How hackers eroded Americans' trust in democratic process
Even if hackers don't strike on Election Day, the drumbeat of cyberattacks and leaks this campaign cycle has affected the way citizens view the electoral process.
—Even if hackers don't actually try to tamper with voting Tuesday, the unprecedented amount of cyberattacks this campaign cycle – and the public warnings of possible Election Day digital fraud – has already had a profound impact on American democracy.
Consider this: In the wake of widespread hacks against political organizations this summer, a survey from cybersecurity firm Carbon Black found that 38 percent of Americans are "concerned" that the election itself could be hacked, while another 18 percent are "very concerned." Just 11 percent of respondents said they were "not concerned at all."
These fears of digital sabotage, apparently, led 1 out of 5 respondents to say they might not even vote.
If that's representative of the entire electorate, it means that some 15 million people could stay home Tuesday – as a result of a hacking campaign the Obama administration has blamed on Russia.
After an unknown group or person known as Guccifer 2.0 claimed responsibility for the hack on the Democratic National Committee this summer, the Department of Homeland Security and the Office of the Director of National Intelligence blamed senior Russian officials for orchestrating the breach as part of a broader effort to sway American public opinion and undermine trust in the election.
But the high-profile accusation didn't quash Guccifer: It resurfaced once again over the weekend to hint at more Election Day tampering: "I will monitor that the elections are held honestly. I also call on other hackers to join me, monitor the elections from inside and inform the US society about the facts of electoral fraud."
While election and cybersecurity experts dismissed that claim as hyperbole, it may be a "last-ditch effort" to sway the vote or deter people from heading to the polls, Justin Fier, director for cyber intelligence and analysis with security firm Darktrace, told PCWorld. "His goal during all this time has been public influence."
Warnings that voting booths might be hacked have certainly put state election officials on alert for any abnormalities Tuesday. DHS officials say they've spoken to all 50 states about providing help with scanning their systems for risks and offering other services, but wouldn’t detail the assistance specific states had received.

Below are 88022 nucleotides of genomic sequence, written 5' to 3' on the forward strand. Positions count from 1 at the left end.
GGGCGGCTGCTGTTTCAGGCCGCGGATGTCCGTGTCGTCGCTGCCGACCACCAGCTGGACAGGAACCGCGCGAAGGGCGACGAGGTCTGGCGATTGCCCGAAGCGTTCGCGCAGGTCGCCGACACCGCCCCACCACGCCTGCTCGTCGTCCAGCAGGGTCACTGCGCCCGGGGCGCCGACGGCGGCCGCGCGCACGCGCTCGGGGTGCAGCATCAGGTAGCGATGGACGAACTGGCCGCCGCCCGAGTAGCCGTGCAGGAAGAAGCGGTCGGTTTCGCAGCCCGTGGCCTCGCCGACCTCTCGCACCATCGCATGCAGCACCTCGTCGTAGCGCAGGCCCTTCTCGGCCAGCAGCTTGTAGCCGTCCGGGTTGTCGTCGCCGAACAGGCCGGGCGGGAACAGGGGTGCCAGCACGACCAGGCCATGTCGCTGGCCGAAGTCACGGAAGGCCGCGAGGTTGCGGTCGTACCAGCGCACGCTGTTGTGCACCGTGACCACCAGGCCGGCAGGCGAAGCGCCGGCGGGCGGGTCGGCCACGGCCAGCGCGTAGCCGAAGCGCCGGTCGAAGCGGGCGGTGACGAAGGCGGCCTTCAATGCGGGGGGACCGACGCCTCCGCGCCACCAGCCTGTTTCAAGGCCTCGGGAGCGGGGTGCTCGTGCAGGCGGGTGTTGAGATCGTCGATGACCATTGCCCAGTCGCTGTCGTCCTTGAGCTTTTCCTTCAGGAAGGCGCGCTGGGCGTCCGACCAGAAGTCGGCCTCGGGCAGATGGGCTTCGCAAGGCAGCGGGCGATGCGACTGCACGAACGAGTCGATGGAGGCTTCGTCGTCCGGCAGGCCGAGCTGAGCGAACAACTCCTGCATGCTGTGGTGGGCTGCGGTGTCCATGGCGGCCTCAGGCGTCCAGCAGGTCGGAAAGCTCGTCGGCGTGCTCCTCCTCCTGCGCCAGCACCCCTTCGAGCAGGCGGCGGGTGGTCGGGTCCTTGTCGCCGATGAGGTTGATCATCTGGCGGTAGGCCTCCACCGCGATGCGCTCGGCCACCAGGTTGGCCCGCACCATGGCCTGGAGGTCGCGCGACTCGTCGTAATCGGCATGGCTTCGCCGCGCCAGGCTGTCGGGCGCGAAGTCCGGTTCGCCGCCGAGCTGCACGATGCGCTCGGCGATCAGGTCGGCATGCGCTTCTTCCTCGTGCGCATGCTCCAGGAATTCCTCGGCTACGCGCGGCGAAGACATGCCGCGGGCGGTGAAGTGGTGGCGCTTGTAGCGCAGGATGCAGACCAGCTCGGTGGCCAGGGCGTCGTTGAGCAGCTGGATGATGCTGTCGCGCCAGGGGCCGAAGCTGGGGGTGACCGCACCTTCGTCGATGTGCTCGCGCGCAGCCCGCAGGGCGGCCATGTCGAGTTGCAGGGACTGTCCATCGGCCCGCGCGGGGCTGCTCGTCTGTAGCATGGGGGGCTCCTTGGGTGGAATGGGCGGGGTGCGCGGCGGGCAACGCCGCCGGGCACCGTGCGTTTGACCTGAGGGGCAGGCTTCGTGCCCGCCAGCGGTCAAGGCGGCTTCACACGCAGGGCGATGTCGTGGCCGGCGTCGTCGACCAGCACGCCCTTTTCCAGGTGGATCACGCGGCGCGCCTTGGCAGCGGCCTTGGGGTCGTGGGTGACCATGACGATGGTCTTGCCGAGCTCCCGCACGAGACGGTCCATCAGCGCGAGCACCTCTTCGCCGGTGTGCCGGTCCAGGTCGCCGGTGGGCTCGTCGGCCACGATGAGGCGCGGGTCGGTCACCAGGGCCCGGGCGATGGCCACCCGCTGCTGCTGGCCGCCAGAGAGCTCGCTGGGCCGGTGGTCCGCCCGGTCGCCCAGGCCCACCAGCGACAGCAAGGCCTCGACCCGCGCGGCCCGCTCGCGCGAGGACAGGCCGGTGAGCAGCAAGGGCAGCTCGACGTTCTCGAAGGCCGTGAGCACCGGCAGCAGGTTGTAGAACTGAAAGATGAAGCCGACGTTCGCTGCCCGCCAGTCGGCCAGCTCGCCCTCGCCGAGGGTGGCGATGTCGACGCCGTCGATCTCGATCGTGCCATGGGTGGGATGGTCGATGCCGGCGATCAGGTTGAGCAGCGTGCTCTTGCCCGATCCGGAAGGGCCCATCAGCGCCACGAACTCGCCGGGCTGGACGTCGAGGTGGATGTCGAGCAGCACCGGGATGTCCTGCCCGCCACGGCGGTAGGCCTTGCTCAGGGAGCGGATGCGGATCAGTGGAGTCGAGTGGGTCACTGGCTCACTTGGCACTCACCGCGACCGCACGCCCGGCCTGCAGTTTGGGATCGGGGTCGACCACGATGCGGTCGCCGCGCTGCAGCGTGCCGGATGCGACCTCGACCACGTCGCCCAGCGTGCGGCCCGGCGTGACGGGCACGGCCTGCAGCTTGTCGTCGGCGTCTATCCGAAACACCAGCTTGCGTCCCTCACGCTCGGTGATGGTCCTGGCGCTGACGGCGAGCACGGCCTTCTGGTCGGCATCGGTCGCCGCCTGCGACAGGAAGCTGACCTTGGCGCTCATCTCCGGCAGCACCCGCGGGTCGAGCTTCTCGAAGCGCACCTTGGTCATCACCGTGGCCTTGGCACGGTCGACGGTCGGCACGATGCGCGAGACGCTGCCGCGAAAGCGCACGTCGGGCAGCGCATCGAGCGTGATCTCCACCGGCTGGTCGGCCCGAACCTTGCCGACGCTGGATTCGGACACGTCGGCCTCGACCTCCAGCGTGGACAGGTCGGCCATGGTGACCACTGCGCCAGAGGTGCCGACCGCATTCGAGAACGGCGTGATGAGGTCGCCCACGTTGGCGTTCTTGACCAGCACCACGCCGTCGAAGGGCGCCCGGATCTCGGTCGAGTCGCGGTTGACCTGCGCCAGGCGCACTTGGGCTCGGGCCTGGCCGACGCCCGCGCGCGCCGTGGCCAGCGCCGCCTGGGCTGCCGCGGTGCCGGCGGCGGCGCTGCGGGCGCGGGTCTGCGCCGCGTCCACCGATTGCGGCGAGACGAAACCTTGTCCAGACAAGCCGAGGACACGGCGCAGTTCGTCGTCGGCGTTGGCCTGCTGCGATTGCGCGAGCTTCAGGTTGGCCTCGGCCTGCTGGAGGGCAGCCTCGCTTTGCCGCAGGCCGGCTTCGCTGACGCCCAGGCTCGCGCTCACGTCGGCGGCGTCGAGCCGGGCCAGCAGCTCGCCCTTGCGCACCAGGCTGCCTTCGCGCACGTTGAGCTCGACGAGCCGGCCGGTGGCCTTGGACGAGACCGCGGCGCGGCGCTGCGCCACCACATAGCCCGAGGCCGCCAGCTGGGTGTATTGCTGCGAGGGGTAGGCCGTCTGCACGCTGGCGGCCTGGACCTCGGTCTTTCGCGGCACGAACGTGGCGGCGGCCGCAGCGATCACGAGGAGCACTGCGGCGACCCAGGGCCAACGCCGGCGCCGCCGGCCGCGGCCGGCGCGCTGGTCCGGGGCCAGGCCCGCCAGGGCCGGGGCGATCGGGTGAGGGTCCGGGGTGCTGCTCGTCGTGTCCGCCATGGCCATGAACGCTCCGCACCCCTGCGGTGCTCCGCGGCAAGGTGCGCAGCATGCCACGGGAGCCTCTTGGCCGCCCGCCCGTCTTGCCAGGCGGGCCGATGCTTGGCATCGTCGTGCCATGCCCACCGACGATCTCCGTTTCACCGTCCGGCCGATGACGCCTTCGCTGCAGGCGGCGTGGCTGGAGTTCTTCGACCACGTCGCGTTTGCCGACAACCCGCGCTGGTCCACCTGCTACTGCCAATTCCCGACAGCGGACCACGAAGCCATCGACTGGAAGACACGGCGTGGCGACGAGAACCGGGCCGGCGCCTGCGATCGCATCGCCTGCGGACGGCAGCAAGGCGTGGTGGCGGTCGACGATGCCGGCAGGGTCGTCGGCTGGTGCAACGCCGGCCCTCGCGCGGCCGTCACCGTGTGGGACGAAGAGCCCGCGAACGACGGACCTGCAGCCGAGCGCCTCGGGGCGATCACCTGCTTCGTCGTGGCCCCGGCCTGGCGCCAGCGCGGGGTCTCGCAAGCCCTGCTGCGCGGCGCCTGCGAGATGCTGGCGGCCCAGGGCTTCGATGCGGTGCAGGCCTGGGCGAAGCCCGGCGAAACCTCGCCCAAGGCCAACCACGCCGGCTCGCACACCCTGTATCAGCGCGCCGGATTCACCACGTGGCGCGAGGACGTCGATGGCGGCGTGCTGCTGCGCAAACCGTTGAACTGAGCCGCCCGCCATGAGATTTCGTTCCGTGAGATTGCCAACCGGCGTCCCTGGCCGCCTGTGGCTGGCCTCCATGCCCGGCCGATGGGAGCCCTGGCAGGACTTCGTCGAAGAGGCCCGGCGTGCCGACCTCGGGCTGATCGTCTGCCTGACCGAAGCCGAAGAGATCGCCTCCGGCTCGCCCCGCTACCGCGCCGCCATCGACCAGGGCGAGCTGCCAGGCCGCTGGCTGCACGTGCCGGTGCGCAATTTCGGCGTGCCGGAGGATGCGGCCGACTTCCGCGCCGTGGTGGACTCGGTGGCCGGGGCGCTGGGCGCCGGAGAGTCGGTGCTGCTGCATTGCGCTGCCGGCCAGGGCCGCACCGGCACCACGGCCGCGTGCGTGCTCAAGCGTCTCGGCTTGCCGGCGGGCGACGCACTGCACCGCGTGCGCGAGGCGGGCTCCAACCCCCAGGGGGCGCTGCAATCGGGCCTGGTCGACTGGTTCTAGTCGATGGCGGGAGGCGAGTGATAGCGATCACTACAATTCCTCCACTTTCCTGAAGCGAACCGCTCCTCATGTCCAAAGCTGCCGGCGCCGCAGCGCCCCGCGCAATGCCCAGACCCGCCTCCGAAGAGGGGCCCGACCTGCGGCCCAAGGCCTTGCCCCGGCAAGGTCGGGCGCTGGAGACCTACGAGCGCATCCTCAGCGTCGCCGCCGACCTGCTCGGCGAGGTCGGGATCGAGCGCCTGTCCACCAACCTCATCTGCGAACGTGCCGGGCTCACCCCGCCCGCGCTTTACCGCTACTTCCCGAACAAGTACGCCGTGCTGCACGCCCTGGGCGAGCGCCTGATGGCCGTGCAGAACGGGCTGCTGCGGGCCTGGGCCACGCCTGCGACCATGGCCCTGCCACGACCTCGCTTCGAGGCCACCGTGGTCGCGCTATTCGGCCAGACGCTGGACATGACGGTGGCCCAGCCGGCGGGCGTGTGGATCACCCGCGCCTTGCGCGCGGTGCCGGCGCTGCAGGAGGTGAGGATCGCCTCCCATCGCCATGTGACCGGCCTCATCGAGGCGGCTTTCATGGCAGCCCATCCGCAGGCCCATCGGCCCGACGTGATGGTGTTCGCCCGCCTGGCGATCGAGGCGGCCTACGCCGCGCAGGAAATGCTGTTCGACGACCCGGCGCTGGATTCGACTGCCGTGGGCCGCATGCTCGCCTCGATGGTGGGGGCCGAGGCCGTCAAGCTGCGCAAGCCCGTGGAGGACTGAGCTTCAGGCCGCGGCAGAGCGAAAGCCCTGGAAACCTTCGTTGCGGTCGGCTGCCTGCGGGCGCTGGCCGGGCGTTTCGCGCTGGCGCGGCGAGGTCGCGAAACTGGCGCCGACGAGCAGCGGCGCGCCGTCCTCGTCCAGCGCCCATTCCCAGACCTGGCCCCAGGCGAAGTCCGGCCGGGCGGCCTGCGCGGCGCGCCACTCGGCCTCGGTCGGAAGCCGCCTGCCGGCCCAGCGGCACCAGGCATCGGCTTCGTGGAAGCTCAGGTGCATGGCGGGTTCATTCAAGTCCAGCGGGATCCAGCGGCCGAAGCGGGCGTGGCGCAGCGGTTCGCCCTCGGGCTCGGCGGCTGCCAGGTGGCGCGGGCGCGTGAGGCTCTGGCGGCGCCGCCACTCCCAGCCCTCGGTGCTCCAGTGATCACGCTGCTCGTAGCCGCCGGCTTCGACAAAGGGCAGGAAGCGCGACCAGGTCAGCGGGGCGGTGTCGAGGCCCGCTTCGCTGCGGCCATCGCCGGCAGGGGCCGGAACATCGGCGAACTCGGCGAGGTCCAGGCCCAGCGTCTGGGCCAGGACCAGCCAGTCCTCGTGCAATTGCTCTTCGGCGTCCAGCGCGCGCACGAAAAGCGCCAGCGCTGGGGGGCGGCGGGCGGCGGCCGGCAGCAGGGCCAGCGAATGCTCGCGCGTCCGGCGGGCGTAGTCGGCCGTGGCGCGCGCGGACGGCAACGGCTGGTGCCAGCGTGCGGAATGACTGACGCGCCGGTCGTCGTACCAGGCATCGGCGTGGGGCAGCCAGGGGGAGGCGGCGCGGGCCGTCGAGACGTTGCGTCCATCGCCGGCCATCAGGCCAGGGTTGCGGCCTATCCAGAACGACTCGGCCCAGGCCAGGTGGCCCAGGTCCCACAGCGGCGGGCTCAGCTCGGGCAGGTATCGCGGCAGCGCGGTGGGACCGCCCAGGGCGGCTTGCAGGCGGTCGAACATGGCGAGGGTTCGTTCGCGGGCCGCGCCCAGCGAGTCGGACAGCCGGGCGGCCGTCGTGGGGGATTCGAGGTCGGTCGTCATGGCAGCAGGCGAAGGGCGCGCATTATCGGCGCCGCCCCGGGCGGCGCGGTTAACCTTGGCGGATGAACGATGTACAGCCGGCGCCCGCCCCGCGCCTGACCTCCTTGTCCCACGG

But even if foreign hackers can't compromise actual voting systems, the internet campaign to spread fear of vote hacking and manipulation may be enough to have a major impact on public trust.
Daniel Chiu, deputy director of the Brent Scowcroft Center on International Security at the Atlantic Council, noted that since Republican candidate Donald Trump and others are claiming the election could be rigged, hackers don't need to actually strike on Tuesday to discredit the vote. "Merely a credible claim of doing so could compel voters to cry foul and undermine the legitimacy of the vote both at home in the US and abroad," said Mr. Chiu.
To be sure, successfully compromising voting machines would be difficult, say experts.
"The US election landscape is made up of approximately 9,000 different state and local jurisdictions, providing a patchwork of laws, standards, processes, and voting machines," noted Ian Gray, cyber intelligence analyst at the firm Flashpoint, in a blog post today. "This environment is a formidable challenge to any actor – nation-state or not – who seeks to substantially influence or alter the outcome of an election."
But that's probably not Russia's aim, he said. "Russia can most likely achieve a more reliable outcome with fewer resources not by attacking the election infrastructure directly, but rather by organizing a disinformation campaign attacking confidence in the election itself."
Some experts say that mere reports of possible Election Day hacking on social media, blogs, and in mainstream news outlets could fuel post-election challenges to the results.
"If you lose faith in the process, then what? There could be appeals for months," said Ben Johnson, chief security strategist at Carbon Black. "There could be appeals for months. We need to have enough integrity and transparency in the process so people are comfortable that the election wasn't tampered with."
State officials are on guard for any potential signs of tampering. "There's a heightened awareness and a heightened concern," said Karen Jackson, Virginia Secretary of Technology. "If you're paying attention to cybersecurity, then election systems are just one of the systems you're paying attention to anyway."
The idea of nameless, faceless hackers or foreign spies disrupting the election, clearly, is a major concern on Tuesday. But it's not just a cyberattack that could have an impact, she notes. "Somebody could pull a fire alarm. All of those things have the power to disrupt the voting process."
Staff writer Jack Detsch contributed reporting.